City Council orders study on bike lane for Front Street

Published 12:50 pm Tuesday, June 23, 2009

The first community bicycle lane in Albert Lea is one step closer to becoming a reality after the Albert Lea City Council on Monday ordered a report looking into the feasibility of a lane on Front Street.

The report will reveal the pros and cons of doing the project along that street, along with identifying potential obstacles that would have to be overcome for it to come to fruition. After council members receive the report, they will then vote whether to approve the installation.

The idea for the bicycle lane came at the request of the biking committee formed as part of the AARP/Blue Zones Vitality Project and Blue Zones sustainability efforts.

Email newsletter signup

Members of the committee met with City Engineer Steven Jahnke to discuss whether there’s a street where there could potentially be bike lanes on both sides of the street.

Albert Lea City Manager Victoria Simonsen said the group looked at three or four different options of what could be successful, but in the end they decided to focus on Front Street. There have also been several public meetings during which bicyclists have come in and talked about locations that are most important for getting a safe trail.

If the project comes to fruition, the bike lanes would go from the shared user trail of the Blazing Star Landing near the intersection of Front Street and Frank Avenue and go west to U.S. Highway 69. It could potentially connect to the Albert Lea Family Y and Wedgewood Cove at a later time.

Third Ward City Councilor Ellen Kehr said she thinks the residents of Albert Lea have clearly indicated their commitment to the city’s natural resources and how that affects quality of life.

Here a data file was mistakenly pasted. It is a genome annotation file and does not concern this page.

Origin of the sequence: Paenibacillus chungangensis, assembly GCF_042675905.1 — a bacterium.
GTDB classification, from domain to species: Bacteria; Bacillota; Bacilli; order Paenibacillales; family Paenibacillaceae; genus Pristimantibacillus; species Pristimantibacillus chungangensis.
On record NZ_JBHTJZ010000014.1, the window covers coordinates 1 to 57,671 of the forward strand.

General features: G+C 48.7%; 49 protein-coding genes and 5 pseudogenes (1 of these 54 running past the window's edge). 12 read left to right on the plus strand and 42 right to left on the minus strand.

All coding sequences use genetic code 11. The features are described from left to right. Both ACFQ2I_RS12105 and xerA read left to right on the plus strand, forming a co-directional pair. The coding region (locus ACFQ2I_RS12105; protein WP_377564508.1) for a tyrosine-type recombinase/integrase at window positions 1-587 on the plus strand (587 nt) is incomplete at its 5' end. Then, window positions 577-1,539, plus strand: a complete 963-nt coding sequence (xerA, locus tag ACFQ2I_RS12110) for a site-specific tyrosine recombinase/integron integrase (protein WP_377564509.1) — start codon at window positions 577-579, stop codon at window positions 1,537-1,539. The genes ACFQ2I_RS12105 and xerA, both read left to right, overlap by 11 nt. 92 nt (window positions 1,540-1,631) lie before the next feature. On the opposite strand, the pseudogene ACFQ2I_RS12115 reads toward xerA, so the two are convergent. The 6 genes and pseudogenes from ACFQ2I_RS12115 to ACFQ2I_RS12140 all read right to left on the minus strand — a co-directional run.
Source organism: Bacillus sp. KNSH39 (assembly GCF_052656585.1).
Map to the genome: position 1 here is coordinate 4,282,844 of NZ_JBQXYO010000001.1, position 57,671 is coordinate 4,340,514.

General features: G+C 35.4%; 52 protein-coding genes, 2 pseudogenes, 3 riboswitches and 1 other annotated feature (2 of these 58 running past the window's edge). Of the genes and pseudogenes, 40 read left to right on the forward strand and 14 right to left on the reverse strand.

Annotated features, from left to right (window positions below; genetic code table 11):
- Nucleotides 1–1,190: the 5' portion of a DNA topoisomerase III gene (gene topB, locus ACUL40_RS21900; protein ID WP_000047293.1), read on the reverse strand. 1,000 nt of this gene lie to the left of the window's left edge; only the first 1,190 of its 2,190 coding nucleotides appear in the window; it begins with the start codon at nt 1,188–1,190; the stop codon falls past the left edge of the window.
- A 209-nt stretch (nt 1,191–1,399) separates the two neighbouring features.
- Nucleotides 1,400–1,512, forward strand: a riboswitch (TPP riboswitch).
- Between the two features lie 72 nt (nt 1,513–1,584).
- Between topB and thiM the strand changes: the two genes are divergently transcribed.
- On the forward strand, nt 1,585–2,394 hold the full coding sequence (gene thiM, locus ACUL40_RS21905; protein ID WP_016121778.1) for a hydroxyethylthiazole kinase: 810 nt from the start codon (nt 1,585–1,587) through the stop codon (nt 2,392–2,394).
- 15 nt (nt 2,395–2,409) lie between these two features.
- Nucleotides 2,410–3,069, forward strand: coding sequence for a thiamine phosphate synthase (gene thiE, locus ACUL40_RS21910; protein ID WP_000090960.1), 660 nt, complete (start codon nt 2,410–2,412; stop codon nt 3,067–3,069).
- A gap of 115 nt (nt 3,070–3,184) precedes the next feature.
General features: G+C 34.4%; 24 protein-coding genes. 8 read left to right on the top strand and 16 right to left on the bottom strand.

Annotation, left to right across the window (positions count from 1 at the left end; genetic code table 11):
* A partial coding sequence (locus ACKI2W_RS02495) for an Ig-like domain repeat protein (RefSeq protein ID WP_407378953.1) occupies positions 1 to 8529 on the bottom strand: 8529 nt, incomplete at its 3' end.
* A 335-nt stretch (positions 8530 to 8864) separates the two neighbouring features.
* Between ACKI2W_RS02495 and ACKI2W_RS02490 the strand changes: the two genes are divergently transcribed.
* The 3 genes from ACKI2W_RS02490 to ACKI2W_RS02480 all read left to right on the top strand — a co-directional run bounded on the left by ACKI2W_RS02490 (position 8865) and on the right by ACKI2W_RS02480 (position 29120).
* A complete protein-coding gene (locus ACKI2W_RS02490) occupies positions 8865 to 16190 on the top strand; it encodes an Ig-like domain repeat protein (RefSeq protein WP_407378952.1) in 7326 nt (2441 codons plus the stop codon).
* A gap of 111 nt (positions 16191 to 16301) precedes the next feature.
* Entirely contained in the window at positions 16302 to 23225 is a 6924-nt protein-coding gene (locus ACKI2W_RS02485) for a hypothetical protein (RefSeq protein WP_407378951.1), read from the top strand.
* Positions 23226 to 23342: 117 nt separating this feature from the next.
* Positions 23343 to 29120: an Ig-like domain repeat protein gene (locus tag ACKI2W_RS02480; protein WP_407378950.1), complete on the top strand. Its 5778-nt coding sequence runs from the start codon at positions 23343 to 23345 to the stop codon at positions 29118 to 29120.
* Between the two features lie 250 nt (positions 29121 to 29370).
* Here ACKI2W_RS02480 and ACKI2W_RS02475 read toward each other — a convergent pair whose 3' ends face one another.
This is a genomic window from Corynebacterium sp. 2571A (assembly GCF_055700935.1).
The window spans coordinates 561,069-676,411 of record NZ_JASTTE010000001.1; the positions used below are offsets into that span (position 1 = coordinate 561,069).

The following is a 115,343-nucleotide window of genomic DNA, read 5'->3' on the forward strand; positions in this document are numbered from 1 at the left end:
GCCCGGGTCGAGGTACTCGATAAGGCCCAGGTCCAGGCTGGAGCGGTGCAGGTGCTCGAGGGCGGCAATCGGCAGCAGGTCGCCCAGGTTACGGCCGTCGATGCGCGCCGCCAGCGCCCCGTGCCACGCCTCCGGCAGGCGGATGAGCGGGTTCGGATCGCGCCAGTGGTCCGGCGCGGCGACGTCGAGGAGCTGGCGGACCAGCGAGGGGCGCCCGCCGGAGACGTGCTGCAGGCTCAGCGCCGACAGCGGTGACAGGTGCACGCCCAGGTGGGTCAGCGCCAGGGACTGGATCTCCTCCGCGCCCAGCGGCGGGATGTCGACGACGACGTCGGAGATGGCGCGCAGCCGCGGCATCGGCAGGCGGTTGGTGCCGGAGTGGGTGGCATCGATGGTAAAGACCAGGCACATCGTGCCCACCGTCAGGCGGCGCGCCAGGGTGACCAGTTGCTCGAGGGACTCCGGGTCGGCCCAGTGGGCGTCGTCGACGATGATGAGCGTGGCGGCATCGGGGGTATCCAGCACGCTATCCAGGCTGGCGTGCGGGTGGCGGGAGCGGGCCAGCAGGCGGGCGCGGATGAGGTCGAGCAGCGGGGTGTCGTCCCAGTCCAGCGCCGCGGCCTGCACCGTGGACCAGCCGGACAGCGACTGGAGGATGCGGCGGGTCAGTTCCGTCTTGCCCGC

“I feel that it’s important we continue with careful and thoughtful planning so we can bring all of these resources to the heart of our community and better increase our quality of life,” Kehr said.

During the first part of the year, transportation expert Dan Burden conducted a report about the walkability and bikeability of Albert Lea.

The idea to add a bicycle lanes in the city follows the recommendations of transportation expert Dan Burden, who earlier this year conducted a report about the walkability of Albert Lea.

Among several suggestions in his report, Burden concluded Albert Lea needs to identify places for bike lanes, fill gaps in the trail system and fill sidewalk gaps.

When the results of that report were released, Albert Leans interested in biking identified Front Street, Bridge Avenue, South Shore Drive, Newton Avenue and Fountain Street as streets they felt deserved bike lanes.

In other action, the council:

Heard an update from Jahnke regarding the Inflow and Infiltration Project in the city. Look to Wednesday’s Tribune for more on this presentation.

Voted to reduce the newly adopted pyrotechnic display fee from $500 to $250 for Melrose Pyrotechnics, the provider of the Albert Lea-Freeborn County Fourth of July fireworks. The rate will only be good for this year.

Albert Lea-Freeborn County Chamber of Commerce Director Randy Kehr made the request, noting that the fee increased from $25 last year to $500 this year. This is the highest fee the company has had to pay in a city, he said.

He recognized that the event requires additional fire and police officials to be on hand, but he said he thought it would be nice to thank the fireworks company for their years of service by taking the fee up on a gradual scale instead of all at once. The company’s leaders do recognize that fees will be going up everywhere, he said.